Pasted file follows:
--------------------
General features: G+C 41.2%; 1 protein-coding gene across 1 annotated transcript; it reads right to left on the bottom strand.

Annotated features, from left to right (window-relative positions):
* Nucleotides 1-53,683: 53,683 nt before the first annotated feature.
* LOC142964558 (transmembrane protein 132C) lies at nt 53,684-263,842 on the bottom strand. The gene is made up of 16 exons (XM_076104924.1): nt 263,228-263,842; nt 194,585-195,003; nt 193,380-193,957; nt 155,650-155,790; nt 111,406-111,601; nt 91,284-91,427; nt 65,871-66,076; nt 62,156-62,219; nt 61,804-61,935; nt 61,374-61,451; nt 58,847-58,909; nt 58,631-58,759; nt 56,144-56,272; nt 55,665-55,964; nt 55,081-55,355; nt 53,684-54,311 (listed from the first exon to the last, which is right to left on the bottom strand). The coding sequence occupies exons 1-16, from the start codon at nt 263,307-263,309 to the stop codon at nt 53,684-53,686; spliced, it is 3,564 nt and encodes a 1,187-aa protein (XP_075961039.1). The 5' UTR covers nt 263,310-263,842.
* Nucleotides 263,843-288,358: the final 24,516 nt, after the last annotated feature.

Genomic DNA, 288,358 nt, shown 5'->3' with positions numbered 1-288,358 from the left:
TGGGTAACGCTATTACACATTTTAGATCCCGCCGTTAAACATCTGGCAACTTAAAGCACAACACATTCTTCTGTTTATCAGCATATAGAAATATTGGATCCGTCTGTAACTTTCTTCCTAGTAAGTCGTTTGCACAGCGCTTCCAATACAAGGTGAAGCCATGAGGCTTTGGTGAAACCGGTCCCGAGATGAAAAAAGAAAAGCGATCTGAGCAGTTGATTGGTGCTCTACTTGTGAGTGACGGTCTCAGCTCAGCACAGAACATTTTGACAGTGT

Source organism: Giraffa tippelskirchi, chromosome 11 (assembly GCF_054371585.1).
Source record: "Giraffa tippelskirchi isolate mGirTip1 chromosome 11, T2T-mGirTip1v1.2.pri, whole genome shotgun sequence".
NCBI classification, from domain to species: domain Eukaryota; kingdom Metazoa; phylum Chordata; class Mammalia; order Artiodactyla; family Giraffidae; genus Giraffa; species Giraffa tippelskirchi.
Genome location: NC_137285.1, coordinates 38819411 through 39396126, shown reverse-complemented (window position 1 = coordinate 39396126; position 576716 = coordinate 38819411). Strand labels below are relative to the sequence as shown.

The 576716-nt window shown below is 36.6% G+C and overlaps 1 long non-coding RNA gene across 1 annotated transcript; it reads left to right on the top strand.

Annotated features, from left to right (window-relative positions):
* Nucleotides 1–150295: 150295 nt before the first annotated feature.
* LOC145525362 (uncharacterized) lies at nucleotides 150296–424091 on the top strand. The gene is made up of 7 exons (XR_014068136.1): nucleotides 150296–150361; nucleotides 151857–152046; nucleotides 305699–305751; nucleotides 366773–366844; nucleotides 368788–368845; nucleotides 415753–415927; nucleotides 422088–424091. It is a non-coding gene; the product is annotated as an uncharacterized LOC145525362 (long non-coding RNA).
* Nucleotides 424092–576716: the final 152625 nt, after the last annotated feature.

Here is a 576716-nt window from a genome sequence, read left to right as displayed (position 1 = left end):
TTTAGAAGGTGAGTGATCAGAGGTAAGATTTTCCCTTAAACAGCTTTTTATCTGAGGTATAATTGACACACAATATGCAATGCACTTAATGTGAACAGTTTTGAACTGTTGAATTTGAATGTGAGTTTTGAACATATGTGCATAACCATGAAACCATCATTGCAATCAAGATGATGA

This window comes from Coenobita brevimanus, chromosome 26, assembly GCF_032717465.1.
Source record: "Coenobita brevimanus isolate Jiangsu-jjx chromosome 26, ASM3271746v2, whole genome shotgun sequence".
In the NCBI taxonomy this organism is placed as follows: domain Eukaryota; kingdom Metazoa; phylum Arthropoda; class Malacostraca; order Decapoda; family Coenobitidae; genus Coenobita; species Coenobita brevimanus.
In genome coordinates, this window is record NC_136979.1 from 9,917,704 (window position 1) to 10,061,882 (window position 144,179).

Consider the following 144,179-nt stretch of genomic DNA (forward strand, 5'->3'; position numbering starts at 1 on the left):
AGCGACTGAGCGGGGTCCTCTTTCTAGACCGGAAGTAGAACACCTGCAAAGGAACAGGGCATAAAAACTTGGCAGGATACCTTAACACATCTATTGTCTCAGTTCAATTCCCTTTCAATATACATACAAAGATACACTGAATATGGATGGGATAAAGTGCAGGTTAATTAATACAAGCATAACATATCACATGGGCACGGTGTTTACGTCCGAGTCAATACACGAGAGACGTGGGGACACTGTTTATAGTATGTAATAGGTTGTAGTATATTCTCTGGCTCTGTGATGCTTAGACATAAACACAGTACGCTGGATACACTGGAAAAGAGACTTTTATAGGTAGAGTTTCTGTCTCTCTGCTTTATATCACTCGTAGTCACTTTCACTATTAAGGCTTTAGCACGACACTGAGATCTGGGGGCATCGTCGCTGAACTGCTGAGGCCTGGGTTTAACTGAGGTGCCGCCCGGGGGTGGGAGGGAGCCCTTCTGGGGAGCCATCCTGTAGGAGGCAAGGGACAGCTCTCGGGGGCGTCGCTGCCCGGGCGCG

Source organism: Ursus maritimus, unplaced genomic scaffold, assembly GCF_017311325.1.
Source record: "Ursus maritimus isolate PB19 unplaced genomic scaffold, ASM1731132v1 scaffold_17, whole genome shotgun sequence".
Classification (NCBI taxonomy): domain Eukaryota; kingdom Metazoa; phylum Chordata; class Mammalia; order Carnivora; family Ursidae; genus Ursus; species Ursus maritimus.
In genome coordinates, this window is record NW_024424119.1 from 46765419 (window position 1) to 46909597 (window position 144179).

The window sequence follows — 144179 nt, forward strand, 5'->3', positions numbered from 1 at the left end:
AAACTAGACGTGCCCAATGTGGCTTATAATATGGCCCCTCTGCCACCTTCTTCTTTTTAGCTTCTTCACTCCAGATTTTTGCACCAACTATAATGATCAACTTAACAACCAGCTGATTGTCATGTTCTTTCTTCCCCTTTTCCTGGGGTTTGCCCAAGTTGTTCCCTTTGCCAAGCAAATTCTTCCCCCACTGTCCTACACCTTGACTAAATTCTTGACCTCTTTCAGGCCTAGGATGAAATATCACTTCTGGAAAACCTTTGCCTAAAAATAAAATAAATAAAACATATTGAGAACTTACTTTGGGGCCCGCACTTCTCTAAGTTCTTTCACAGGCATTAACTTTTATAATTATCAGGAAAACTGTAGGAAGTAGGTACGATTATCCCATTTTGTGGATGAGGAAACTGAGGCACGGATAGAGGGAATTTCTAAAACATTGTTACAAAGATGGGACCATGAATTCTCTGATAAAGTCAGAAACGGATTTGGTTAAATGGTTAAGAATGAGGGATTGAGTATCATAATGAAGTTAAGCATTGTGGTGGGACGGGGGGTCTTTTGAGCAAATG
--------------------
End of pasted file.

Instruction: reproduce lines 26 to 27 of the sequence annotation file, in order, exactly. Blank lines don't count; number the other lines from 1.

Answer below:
Source record: "Ursus maritimus isolate PB19 unplaced genomic scaffold, ASM1731132v1 scaffold_17, whole genome shotgun sequence".
Classification (NCBI taxonomy): domain Eukaryota; kingdom Metazoa; phylum Chordata; class Mammalia; order Carnivora; family Ursidae; genus Ursus; species Ursus maritimus.